What is the inverse Mellin transform of (s1/2)^k on the vertical line Re(s)=a where 0 < a <1 and k is a natural number?

$\begingroup$ I took the liberty of fixing your formatting $\endgroup$ – Yemon Choi Jun 15 '13 at 21:13
Maple command $with(inttrans):invmellin((s1/2)^k,s,z,0..1)$ (see http://www.maplesoft.com/support/help/Maple/view.aspx?path=inttrans/invmellin for info) calculates it for concrete values of $k.$ For example, Maple produces $$ 1/32\,{\it Dirac} \left( z1 \right) {\frac {121}{16}}\,z{\it Dirac} \left( 1,z1 \right) {\frac {165}{4}}\,{\it Dirac} \left( 2,z1 \right) {z}^{2}$$ $${\frac {85}{2}}\,{\it Dirac} \left( 3,z1 \right) {z} ^{3}{\frac {25}{2}}\,{\it Dirac} \left( 4,z1 \right) {z}^{4}{\it Dirac} \left( 5,z1 \right) {z}^{5} $$ in the case $k=5.$

2$\begingroup$ I might be inclined to suspect that the interactions of the powers of $z$ and the derivatives of Dirac delta interact in a way that simplifies the numbers in the outcome, maybe getting a constant multiple of the $k$th derivative of Dirac delta at $1$. $\endgroup$ – paul garrett Jun 16 '13 at 17:02
In fact I was aiming at evaluating the expression:
$I_k=\frac{1}{2\pi i}\int_{ai\infty}^{a+i\infty} (s\frac{1}{2})^k x^{s1} ds, 0 < a < 1, k\in N $ changing the variable $s\frac{1}{2}=z$
one can rewrite the integral $I_k$ as:
$I_k=\frac{1}{2\pi i}\int_{a\frac{1}{2}i\infty}^{a\frac{1}{2}+i\infty} z^k x^{z\frac{1}{2}} dz$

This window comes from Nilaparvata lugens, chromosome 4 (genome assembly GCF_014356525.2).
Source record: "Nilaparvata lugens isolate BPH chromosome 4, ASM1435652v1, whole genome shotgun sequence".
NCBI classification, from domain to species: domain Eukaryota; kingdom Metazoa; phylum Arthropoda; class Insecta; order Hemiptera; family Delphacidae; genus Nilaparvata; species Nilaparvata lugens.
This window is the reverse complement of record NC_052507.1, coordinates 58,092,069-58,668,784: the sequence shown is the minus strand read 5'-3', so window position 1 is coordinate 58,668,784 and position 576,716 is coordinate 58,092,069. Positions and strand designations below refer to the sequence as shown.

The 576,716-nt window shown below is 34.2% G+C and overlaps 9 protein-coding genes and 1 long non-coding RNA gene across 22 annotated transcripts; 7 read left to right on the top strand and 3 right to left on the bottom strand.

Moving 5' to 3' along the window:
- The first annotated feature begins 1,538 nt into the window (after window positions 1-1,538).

Recall that the Dirac delta function is defined in the integral form as:
$\delta(u)=\frac{1}{2\pi}\int_{\infty}^{+\infty} e^{ipu} dp$
One could rewrite it as:
$\delta(u)=\frac{e^{cu}}{2\pi i}\int_{ci\infty}^{c+i\infty} e^{zu}dz , Re(z)=c$
which would imply that:
${e^{cu}}\delta(u)=\frac{1}{2\pi i}\int_{ci\infty}^{c+i\infty} e^{zu}dz , Re(z)=c$
this in turn yields:
$\frac{d^k}{d u^k}{e^{cu}}\delta(u)=\frac{1}{2\pi i}\int_{ci\infty}^{c+i\infty} z^k e^{zu}dz , Re(z)=c, k\in N$
Now we could express the integral $I_k$ as a Fourier transform by making the change of variable $x=e^u$, hence:
$I_k=\frac{1}{2\pi i}\int_{a\frac{1}{2}i\infty}^{a\frac{1}{2}+i\infty} z^k e^{u(z\frac{1}{2})} dz$
which is the same as: $e^{u/2}I_k=\frac{1}{2\pi i}\int_{a\frac{1}{2}i\infty}^{a\frac{1}{2}+i\infty} z^k e^{zu} dz$
set $c=a\frac{1}{2}$ then:
$e^{u/2}I_k=\frac{d^k}{d u^k}{e^{cu}}\delta(u)$
Going to our old variable $x$ the above expression becomes:
$\sqrt x\ I_k=\frac{d^k}{d (ln(x))^k}{x^{c}}\delta(ln(x))$
Since $ln(1)=0$ then $f(x)=ln(x)$ has a root at $x=1$. This in turn would imply:
$\delta(ln(x))=\delta(f(x))=\frac{\delta(x1)}{f'(1)}=\delta(x1)$
Also $\frac{d}{d ln(x)}=x\frac{d}{dx}\rightarrow \frac{d^k}{d (ln(x))^k}=[x\frac{d}{dx}]^k$
Thus finally we get that:
$\sqrt x\ I_k=[x\frac{d}{dx}]^k(x^{c}\delta(x1))\leftrightarrow I_k=\frac{1}{\sqrt x}[x\frac{d}{dx}]^k(x^{c}\delta(x1))$
I hope this is a correct solution as it is an important step in a work that I have to complete. Any suggestions if this happens to be wrong would be more than appreciated.

$\begingroup$ Up to en.wikipedia.org/wiki/Mellin_transform , this integral is not the inverse Mellin trasform of $(s1/2)^k$, assuming $k$ to be a natural number. $\endgroup$ – Mark Jun 17 '13 at 4:52

$\begingroup$ It depends how you define at the first place the Mellin trasform. In my case I have define it as: $M(I_k , s)=\int_{0}^{\infty} I_k (v) v^{s} dv , 0 < Re(s) < 1$ then its inverse has I have expressed should not be contradictory. $\endgroup$ – Arian Jun 17 '13 at 11:54